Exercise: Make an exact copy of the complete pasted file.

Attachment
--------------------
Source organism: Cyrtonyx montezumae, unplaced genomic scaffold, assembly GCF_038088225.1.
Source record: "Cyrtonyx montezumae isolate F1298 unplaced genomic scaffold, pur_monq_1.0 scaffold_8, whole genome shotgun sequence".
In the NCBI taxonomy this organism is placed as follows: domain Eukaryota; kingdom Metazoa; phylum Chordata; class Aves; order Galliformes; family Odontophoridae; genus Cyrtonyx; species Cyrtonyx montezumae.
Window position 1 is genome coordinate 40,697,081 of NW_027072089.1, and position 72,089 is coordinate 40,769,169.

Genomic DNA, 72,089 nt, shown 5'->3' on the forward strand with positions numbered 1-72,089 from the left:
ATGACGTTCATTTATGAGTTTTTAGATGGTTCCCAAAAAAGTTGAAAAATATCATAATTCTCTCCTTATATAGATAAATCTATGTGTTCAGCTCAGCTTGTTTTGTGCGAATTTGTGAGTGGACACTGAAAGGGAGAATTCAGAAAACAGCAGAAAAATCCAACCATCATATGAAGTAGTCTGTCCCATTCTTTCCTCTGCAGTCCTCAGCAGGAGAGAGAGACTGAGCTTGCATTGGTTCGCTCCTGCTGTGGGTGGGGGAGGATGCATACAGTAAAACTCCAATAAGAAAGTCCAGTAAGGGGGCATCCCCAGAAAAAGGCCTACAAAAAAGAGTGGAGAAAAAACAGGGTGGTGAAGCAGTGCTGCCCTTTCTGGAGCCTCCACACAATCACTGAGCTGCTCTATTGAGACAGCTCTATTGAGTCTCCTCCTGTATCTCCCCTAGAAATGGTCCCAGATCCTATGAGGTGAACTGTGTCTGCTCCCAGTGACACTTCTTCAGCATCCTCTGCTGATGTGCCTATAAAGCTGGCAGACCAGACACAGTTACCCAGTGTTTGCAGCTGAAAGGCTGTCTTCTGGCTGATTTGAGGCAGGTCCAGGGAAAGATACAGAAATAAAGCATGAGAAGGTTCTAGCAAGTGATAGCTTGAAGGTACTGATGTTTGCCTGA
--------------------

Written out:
Source organism: Cyrtonyx montezumae, unplaced genomic scaffold, assembly GCF_038088225.1.
Source record: "Cyrtonyx montezumae isolate F1298 unplaced genomic scaffold, pur_monq_1.0 scaffold_8, whole genome shotgun sequence".
In the NCBI taxonomy this organism is placed as follows: domain Eukaryota; kingdom Metazoa; phylum Chordata; class Aves; order Galliformes; family Odontophoridae; genus Cyrtonyx; species Cyrtonyx montezumae.
Window position 1 is genome coordinate 40,697,081 of NW_027072089.1, and position 72,089 is coordinate 40,769,169.

Genomic DNA, 72,089 nt, shown 5'->3' on the forward strand with positions numbered 1-72,089 from the left:
ATGACGTTCATTTATGAGTTTTTAGATGGTTCCCAAAAAAGTTGAAAAATATCATAATTCTCTCCTTATATAGATAAATCTATGTGTTCAGCTCAGCTTGTTTTGTGCGAATTTGTGAGTGGACACTGAAAGGGAGAATTCAGAAAACAGCAGAAAAATCCAACCATCATATGAAGTAGTCTGTCCCATTCTTTCCTCTGCAGTCCTCAGCAGGAGAGAGAGACTGAGCTTGCATTGGTTCGCTCCTGCTGTGGGTGGGGGAGGATGCATACAGTAAAACTCCAATAAGAAAGTCCAGTAAGGGGGCATCCCCAGAAAAAGGCCTACAAAAAAGAGTGGAGAAAAAACAGGGTGGTGAAGCAGTGCTGCCCTTTCTGGAGCCTCCACACAATCACTGAGCTGCTCTATTGAGACAGCTCTATTGAGTCTCCTCCTGTATCTCCCCTAGAAATGGTCCCAGATCCTATGAGGTGAACTGTGTCTGCTCCCAGTGACACTTCTTCAGCATCCTCTGCTGATGTGCCTATAAAGCTGGCAGACCAGACACAGTTACCCAGTGTTTGCAGCTGAAAGGCTGTCTTCTGGCTGATTTGAGGCAGGTCCAGGGAAAGATACAGAAATAAAGCATGAGAAGGTTCTAGCAAGTGATAGCTTGAAGGTACTGATGTTTGCCTGA